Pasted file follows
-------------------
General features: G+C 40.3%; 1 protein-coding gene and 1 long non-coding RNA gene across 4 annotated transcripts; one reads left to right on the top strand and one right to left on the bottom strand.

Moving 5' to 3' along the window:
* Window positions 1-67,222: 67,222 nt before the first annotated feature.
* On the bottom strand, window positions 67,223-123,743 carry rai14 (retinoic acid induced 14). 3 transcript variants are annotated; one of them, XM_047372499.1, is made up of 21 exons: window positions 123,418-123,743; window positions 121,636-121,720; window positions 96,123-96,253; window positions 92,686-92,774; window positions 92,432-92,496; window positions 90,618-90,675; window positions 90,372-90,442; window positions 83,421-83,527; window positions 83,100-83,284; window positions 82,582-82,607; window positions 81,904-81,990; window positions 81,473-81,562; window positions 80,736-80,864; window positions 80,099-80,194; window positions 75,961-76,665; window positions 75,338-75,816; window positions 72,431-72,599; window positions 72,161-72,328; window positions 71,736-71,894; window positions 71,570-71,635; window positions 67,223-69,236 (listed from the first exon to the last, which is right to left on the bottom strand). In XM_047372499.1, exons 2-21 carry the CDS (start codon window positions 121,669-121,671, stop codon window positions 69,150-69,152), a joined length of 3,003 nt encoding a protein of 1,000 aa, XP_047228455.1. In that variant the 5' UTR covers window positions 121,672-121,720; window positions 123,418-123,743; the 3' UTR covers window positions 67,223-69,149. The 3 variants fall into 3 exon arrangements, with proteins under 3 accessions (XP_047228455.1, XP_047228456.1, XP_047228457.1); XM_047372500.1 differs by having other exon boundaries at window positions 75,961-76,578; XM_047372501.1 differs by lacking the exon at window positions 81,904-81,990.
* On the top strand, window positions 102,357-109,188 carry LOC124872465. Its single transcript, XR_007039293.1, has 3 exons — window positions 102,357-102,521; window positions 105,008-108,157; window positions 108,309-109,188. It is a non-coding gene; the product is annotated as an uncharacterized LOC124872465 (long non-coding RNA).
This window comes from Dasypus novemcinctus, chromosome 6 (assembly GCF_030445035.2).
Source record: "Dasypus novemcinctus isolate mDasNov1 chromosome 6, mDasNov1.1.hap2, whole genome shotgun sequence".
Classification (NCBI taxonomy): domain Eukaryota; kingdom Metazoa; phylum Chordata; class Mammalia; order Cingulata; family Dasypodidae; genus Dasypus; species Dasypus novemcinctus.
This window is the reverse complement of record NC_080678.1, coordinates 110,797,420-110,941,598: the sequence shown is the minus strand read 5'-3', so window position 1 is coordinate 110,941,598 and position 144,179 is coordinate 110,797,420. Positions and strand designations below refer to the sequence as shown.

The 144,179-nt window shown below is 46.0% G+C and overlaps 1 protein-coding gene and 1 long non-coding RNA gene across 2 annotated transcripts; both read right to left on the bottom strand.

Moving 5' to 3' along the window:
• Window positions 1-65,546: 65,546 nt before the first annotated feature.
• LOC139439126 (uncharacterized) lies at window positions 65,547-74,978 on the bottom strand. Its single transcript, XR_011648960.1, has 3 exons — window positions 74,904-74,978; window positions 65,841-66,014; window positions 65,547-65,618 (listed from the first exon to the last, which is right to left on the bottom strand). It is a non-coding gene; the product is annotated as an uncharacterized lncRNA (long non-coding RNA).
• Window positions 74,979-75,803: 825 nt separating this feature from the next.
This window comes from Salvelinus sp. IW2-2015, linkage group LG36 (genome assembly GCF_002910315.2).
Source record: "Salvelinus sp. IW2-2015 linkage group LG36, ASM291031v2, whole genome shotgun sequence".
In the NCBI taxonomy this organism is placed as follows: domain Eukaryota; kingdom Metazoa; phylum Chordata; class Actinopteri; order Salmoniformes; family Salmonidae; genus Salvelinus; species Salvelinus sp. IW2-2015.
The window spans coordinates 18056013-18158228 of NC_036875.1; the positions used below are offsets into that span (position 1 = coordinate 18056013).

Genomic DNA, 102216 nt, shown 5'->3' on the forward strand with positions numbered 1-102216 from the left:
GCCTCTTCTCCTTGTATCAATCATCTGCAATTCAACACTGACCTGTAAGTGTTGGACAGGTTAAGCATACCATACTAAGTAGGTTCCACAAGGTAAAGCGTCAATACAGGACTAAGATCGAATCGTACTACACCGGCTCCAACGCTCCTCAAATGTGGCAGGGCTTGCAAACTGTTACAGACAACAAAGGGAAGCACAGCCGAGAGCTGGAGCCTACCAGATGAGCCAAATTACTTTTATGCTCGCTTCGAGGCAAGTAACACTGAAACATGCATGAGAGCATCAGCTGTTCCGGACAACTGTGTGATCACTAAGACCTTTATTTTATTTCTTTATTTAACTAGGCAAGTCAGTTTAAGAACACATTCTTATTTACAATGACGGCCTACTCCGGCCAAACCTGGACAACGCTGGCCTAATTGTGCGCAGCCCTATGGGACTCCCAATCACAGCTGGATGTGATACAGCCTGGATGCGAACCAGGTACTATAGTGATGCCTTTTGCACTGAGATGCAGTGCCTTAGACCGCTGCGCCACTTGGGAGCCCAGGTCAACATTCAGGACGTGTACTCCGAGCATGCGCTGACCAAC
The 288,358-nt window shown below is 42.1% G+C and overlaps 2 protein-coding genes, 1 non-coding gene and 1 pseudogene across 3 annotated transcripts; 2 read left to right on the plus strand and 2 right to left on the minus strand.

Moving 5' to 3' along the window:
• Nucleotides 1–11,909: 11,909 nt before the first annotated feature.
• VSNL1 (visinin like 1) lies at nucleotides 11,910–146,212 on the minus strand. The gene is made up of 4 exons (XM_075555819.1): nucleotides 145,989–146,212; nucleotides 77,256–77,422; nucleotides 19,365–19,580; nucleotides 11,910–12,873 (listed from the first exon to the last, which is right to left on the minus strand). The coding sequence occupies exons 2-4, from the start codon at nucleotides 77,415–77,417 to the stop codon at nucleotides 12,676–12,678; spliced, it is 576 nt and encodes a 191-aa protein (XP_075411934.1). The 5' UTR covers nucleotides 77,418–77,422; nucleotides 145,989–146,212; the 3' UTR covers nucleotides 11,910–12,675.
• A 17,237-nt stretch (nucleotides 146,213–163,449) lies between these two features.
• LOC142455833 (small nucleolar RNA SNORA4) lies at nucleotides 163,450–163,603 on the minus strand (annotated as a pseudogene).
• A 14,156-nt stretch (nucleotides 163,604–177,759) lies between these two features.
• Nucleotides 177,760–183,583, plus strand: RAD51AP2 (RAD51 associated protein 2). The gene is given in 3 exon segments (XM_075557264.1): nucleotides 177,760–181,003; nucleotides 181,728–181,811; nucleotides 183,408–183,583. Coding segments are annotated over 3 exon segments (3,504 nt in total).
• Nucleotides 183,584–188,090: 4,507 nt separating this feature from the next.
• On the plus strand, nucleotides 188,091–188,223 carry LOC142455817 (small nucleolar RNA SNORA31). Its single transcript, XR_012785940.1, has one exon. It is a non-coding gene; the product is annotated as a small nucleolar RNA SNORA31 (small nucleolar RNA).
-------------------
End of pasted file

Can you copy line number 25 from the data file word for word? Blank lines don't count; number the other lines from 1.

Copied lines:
• A 17,237-nt stretch (nucleotides 146,213–163,449) lies between these two features.